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Trailblazer: A bank's chief scientist leverages semantic technology

Chief scientist David Saul pioneers semantic technology at State Street Corp. in a quest to manage risk and simplify big data management.

In an industry beholden to short-term results, David Saul is paid to take the long view. As chief scientist at State Street Corp., he's responsible for proposing and assessing new, advanced technologies for the Boston-based financial institution, and for evaluating the probable success of its IT strategy.

David Saul
David Saul

One of the advanced technologies very much on Saul's radar these days is a database approach he contends will go a long way toward turning big data into smart data: the semantic database. 

Saul's current interest in semantic technology caps a 20-year career at State Street, where he has served as chief information security officer and before that, directed enterprise architecture. An MIT graduate, he previously was with IBM's Cambridge Scientific Center.

In this first part of a two-part interview, we ask Saul to give us the basics of semantic technology, how the bank plans to use it and why not everyone is using it. Let's start with some basics. How does a semantic database work?
Saul: What a semantic technology does is to add meaning to the data that we already have. Think of it more as an overlay technology on the existing amounts of both structured and unstructured data that we have stored in files and databases. What semantic technology does is, it associates with every piece of data the meaning of that data, and that combination makes it very much more useful to us.

Can you give me an example of an overlay?
We have many different places where we store information that might be related to one of our clients. These systems have been developed at different times by different people. And they may have different ways of storing data. What the semantic model puts on top of that is that it says, "This information that is describing a client over here, [and] this other information describing a client over here, are that same client."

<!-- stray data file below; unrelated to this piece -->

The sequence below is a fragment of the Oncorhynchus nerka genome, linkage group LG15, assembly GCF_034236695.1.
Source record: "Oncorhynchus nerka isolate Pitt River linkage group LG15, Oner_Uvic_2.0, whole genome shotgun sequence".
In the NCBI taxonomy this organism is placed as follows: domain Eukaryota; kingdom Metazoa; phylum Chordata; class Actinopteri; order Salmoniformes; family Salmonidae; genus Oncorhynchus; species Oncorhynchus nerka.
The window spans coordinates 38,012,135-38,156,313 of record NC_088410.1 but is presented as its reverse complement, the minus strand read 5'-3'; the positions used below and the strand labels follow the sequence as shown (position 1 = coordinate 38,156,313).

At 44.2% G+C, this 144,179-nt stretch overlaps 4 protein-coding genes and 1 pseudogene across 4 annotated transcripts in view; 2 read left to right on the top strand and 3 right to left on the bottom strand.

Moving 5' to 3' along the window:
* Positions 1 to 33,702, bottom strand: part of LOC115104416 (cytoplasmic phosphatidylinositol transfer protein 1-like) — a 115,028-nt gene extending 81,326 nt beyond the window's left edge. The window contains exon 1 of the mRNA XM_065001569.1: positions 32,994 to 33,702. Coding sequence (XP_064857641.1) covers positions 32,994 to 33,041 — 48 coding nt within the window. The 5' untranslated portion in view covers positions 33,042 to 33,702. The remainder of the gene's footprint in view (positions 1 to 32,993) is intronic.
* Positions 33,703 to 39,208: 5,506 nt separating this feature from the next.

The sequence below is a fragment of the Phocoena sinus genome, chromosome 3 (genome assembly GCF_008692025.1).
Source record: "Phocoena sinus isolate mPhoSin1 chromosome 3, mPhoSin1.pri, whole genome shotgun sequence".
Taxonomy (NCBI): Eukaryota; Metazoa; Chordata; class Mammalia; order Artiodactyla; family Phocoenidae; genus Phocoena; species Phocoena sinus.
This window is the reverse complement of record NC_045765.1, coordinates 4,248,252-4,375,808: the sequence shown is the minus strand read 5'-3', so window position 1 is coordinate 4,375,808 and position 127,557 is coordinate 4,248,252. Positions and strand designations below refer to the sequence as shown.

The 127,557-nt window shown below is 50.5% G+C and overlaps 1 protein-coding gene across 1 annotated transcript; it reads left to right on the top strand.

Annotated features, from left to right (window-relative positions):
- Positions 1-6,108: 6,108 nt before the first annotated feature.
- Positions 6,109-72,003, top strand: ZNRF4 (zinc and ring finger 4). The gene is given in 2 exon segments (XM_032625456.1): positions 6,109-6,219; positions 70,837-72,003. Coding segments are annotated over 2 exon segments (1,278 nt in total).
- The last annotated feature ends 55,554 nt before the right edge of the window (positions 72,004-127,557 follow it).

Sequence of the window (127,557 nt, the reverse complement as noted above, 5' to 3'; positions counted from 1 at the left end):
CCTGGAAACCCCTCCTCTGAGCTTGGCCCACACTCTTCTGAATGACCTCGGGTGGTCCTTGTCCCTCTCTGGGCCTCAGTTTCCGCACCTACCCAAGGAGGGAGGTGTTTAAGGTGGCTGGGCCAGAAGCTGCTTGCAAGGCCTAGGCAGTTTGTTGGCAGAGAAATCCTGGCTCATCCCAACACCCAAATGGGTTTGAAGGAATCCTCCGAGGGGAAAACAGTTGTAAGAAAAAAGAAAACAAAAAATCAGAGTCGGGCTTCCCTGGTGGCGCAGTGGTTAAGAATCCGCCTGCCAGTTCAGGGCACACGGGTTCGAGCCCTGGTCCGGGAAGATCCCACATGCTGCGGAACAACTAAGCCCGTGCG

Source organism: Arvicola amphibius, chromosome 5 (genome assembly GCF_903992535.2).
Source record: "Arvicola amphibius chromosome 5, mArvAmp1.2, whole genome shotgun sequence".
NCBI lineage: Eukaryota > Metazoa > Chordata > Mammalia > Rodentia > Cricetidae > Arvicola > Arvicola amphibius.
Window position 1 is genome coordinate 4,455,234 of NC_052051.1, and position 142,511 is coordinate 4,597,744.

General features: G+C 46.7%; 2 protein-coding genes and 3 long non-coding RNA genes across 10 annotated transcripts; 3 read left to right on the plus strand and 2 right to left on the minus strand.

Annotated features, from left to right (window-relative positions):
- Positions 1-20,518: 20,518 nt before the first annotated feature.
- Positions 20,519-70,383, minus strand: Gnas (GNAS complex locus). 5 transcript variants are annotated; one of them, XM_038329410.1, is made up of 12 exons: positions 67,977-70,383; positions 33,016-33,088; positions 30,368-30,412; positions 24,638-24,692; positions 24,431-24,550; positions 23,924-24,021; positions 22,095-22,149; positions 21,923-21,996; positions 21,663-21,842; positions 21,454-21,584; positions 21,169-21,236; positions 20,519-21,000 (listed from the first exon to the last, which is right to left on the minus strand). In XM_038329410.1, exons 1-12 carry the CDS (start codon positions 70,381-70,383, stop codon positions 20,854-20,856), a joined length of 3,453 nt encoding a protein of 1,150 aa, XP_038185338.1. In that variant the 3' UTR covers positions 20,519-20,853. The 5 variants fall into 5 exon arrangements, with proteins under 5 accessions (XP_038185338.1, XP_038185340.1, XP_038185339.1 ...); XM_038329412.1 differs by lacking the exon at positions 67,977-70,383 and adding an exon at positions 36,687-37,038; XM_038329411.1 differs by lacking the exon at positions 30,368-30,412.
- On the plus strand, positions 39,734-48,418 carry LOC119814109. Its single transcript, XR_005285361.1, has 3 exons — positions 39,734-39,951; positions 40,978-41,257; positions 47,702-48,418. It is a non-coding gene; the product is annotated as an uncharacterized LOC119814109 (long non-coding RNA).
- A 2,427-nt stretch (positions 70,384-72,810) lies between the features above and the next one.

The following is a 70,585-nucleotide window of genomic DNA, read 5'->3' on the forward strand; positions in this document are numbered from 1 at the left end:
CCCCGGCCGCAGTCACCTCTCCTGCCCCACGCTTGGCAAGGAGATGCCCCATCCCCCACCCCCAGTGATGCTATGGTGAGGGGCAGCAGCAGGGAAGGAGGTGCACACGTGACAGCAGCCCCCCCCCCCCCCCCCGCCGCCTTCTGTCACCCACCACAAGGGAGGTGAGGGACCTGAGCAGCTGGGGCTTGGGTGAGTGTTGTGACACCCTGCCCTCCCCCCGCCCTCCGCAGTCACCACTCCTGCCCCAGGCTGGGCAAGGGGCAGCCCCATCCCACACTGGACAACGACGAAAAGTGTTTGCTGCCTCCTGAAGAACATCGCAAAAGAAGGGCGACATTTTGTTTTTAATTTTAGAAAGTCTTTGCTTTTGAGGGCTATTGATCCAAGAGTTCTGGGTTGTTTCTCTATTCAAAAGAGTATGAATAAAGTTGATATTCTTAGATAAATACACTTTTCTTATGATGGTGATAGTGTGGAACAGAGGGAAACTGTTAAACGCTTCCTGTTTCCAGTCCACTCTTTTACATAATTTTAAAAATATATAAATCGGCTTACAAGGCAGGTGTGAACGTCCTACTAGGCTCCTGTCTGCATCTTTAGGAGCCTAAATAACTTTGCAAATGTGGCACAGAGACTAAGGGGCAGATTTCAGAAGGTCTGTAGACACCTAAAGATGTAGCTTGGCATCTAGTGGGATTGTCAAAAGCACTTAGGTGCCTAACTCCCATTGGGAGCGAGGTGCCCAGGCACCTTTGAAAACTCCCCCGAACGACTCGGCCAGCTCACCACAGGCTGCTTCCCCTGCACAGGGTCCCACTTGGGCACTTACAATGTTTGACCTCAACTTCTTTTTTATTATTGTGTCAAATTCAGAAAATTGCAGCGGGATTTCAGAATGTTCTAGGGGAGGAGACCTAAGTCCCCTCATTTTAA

There's nothing free in this world [but] any investment you make in doing this semantic mapping, you're going to be able to leverage.

One of the ways we think this will give us a great deal of benefit is in doing risk assessment and risk management. Very often we'll be asked, either by regulators or by some of our internal risk management people, to produce a report that tells us what our total exposure is to a particular entity, which might be a company or a geographic area. In order to do that today, it's very slow and it is also very expensive. What we end up doing is [that] we'll take data feeds from multiple places that will be in different formats describing the risk information that we are trying to aggregate. A database person will build a risk repository (which is yet another database) that takes all the feeds in. Then someone has to go through and decide these two things really are equivalent to one another, and produce a series of reports.

If we do the same thing with semantic technology, we leave the data where it is. We've eliminated actually having to move the data. But with that semantic mapping, we're able to take multiple sources, aggregate them together, create either an ad hoc report or on an ongoing basis, a risk report. When it comes to something like risk, timing is very important. If we're able to get that information more quickly and anticipate a possible situation, it has the potential to prevent fairly significant financial loss in some cases.

So the data stays where it is. How do you search a semantic database? Is it like putting a keyword into Google search?